Thomas Kelsall, who was deputy principal investigator on the NASA team credited with developing technology that yielded proof that the Big Bang Theory was correct, died in hospice care in Mitchellville, Md., on Aug. 13. Formerly of East Hampton, he was 89 and had had complications of dementia.
Working at NASA’s Goddard Space Flight Center from 1958 to 2003, Dr. Kelsall was a designer of the Diffuse Infrared Background Experiment, which was integrated onto the Cosmic Background Explorer (COBE) mission satellite. Between 1989 and 1994, the experiment provided extraordinary evidence, in the form of temperature fluctuations, that supported the Big Bang Theory. Stephen Hawking, recognized as one of the greatest scientific minds in history, later called the COBE results “the most important discovery of the century, if not of all time.”
Tommy Kelsall, as he was known here, was born in Southampton on Oct. 26, 1933, to Bernard Kelsall and the former Hilda Wilman. He graduated from East Hampton High School in 1951, and went on to earn a bachelor’s degree in physics from Muhlenberg College in Allentown, Pa., an M.S. in physics at George Washington University in Washington, D.C., and, in 1971, a Ph.D. in astronomy from the University of Maryland.
Over the years, Dr. Kelsall held engineering, research, data science and analytics, and management positions for NASA. He was recognized with several individual and group awards, including NASA’s Exceptional Achievement Award in 1990, the Smithsonian Institution’s National Air and Space Museum Trophy for Present Achievements in 1991, and the NASA Exceptional Scientific Achievement Award in 1992. He was honored three times with peer awards for his work on the space telescope program, a balloon-borne-telescope survey of the Milky Way galaxy, and his work for the COBE mission.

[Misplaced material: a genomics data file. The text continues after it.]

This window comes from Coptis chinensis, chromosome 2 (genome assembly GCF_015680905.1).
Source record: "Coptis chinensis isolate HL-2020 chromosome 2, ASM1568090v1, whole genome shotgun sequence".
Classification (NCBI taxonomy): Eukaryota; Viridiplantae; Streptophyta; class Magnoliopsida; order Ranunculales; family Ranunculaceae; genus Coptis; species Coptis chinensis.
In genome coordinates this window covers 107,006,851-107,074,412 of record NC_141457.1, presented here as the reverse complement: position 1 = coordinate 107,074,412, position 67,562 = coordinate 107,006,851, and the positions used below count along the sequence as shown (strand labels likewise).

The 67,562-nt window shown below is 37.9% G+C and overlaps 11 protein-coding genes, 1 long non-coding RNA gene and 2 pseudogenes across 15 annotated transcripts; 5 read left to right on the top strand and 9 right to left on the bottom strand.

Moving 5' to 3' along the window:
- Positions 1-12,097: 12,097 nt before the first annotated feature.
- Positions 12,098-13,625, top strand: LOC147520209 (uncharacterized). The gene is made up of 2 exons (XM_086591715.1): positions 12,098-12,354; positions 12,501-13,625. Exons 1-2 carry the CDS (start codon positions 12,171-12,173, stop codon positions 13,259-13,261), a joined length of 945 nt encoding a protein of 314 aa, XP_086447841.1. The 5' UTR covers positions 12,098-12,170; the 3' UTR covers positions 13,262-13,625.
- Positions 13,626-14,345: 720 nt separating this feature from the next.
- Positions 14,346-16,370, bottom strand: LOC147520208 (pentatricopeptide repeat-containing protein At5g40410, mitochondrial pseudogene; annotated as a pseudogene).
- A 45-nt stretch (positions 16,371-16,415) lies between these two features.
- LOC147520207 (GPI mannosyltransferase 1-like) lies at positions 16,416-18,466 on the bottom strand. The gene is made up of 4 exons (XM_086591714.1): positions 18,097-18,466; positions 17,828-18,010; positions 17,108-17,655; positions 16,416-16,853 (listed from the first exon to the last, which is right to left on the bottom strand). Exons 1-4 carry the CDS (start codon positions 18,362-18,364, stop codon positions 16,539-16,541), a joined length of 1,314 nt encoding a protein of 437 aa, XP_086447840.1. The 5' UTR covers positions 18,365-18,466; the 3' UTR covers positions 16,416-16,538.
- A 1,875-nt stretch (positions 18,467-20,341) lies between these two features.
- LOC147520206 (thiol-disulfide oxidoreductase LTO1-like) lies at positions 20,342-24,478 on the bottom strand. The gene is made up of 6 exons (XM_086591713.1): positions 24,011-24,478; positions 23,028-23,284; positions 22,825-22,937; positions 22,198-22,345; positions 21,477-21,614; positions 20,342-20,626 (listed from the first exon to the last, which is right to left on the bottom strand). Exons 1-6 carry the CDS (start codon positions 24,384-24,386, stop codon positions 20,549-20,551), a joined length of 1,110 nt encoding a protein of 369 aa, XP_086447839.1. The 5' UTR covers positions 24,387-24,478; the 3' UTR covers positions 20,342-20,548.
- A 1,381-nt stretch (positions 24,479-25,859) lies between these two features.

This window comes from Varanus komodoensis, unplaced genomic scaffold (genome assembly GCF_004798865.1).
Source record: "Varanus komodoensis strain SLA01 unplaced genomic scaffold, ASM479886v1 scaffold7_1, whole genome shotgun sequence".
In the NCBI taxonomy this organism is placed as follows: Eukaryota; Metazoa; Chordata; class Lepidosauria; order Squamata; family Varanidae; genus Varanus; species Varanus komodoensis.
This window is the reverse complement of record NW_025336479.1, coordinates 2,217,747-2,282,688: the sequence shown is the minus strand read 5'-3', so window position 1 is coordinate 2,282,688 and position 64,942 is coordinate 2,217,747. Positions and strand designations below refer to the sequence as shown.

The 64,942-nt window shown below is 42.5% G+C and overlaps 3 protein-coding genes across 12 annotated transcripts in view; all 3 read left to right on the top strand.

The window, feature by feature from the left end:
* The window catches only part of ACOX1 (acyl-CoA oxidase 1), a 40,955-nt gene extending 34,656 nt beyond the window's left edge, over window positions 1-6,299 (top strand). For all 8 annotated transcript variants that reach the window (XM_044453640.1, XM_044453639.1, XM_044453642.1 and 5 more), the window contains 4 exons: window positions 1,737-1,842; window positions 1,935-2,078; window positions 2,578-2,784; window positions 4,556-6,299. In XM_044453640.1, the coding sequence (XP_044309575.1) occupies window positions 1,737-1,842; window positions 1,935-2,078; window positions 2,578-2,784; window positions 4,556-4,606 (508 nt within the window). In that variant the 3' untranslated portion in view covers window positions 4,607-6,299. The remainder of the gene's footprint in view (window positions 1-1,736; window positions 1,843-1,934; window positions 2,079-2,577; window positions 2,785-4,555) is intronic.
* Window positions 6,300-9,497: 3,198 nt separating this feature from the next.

He married Ann Nottingham, an academic researcher, in June 1955. She survives.
Beyond his scientific interests, Dr. Kelsall was a member of committees that oversaw real estate development in Prince George’s County, Md. He read and wrote poetry, according to his extensive NASA C.V., taking part in the Squared Circle Poetry Round Table from 1955 to 1960 and serving as an editor and publisher of Trigram, a magazine, from 1956 to 1959. He loved animals, his wife said, cats in particular.
His many outside pursuits also included tennis, chess, and motorcycles. He was an officer of the Greater Washington Tennis Association from 1971 to 1976 and of the Landover Hills Recreation Council from 1975 to 1982. He was secretary and treasurer of the Goddard Chess Club and held leadership and organizational roles within the Goddard Tennis Club. For two decades, beginning in 1974, he was a trip leader for the Motorcycle Trippers, and traveled far and wide on his Honda Gold Wing.
In East Hampton, he was a member of St. Luke’s Episcopal Church.
In addition to his wife of 68 years, Dr. Kelsall leaves a nephew, Dafydd C. Corbett-Kelsall of Boca Raton, Fla. The family has suggested memorial donations to the physics department of Muhlenberg College, online at muhlenberg.edu/academics/physics.